NEW DELHI — Twitter on Thursday pushed back against India’s increasingly heavy-handed efforts to police online speech, calling on the government there to respect freedom of expression and criticizing what it called “intimidation tactics” by the country’s police.
In a statement, the San Francisco-based social media service said it planned to push leaders in India to change regulations that have given the authorities greater say over online media and internet platforms.
“Right now, we are concerned by recent events regarding our employees in India and the potential threat to freedom of expression for the people we serve,” the statement read.
Citing new information technology rules that the government has implemented, it added that “we, alongside many in civil society in India and around the world, have concerns with regards to the use of intimidation tactics by the police in response to enforcement of our global terms of service, as well as with core elements of the new IT rules.”
The company also said it had received a notice of noncompliance with India’s information technology laws in connection with a request to remove content posted by journalists, activists and politicians related to the government’s handling of the coronavirus. The notice also included posts related to protests mounted by farmers angry over new agricultural laws passed last year.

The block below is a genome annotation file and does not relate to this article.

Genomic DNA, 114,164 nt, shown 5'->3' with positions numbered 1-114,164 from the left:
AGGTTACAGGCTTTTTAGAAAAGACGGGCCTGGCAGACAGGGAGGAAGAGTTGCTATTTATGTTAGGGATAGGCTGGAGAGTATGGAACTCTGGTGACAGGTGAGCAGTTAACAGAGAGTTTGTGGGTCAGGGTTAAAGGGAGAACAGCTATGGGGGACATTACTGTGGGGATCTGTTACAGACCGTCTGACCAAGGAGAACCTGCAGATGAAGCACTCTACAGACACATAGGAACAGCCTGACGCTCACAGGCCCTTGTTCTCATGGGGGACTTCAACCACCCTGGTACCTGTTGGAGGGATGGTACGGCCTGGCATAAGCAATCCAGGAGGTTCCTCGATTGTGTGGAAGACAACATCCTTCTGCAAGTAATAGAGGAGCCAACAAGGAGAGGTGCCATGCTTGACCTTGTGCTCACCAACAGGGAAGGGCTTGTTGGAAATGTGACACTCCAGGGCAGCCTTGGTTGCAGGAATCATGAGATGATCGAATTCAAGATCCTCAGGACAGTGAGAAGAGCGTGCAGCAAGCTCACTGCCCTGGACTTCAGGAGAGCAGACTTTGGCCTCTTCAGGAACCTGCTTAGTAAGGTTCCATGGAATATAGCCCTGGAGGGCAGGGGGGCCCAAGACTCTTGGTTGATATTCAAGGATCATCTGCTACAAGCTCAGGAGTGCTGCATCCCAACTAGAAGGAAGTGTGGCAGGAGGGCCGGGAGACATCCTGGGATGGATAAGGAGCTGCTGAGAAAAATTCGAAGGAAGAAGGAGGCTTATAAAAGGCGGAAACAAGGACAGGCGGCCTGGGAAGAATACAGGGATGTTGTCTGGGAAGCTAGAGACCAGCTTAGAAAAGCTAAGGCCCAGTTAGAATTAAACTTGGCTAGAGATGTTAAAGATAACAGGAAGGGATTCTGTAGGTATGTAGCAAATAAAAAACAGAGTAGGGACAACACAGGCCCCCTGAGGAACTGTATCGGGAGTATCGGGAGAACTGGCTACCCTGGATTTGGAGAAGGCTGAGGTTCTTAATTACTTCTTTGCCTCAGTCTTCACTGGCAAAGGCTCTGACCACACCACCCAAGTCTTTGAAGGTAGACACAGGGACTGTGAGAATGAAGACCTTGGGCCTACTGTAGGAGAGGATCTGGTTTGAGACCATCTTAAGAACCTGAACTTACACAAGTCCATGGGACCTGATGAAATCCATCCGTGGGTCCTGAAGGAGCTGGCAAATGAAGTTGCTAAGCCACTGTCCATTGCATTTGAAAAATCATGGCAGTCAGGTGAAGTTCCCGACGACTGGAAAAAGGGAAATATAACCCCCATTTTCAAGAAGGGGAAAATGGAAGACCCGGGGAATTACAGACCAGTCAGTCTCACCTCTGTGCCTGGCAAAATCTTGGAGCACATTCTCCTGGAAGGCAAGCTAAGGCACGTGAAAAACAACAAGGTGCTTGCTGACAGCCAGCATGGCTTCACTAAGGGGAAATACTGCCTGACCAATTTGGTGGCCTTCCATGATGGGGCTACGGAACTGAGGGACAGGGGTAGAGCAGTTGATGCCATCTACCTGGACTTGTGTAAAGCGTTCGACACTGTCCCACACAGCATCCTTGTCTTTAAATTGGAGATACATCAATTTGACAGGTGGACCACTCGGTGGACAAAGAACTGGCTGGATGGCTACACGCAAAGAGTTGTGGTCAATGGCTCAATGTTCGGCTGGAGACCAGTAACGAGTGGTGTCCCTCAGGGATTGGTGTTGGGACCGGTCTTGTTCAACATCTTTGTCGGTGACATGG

Under Indian law, Twitter’s India executives could face up to seven years in prison and a fine if the company fails to abide by government orders to remove content that it considers subversive or a threat to public order and national security.
Government officials couldn’t immediately be reached for comment.
The statement follows a rash of moves by the government of Prime Minister Narendra Modi and his Bharatiya Janata Party to curb dissent in the country of 1.4 billion. That campaign has taken on a new edge as the government has come under growing public criticism for its handling of India’s second coronavirus wave, during which infections and deaths have soared and some hospitals have run out of beds, supplemental oxygen and other lifesaving necessities.
Twitter’s statement came just days after officers belonging to an elite antiterrorism police unit paid an evening visit to the company’s New Delhi offices, bearing a notice protesting the way the company had labeled a series of posts by senior officials with the B.J.P.
Those officials had posted documents on Twitter that they said proved that opposition politicians were planning to use the stumbling coronavirus response for political purposes. But Twitter labeled them “manipulated media” following accusations that the documents had been forged.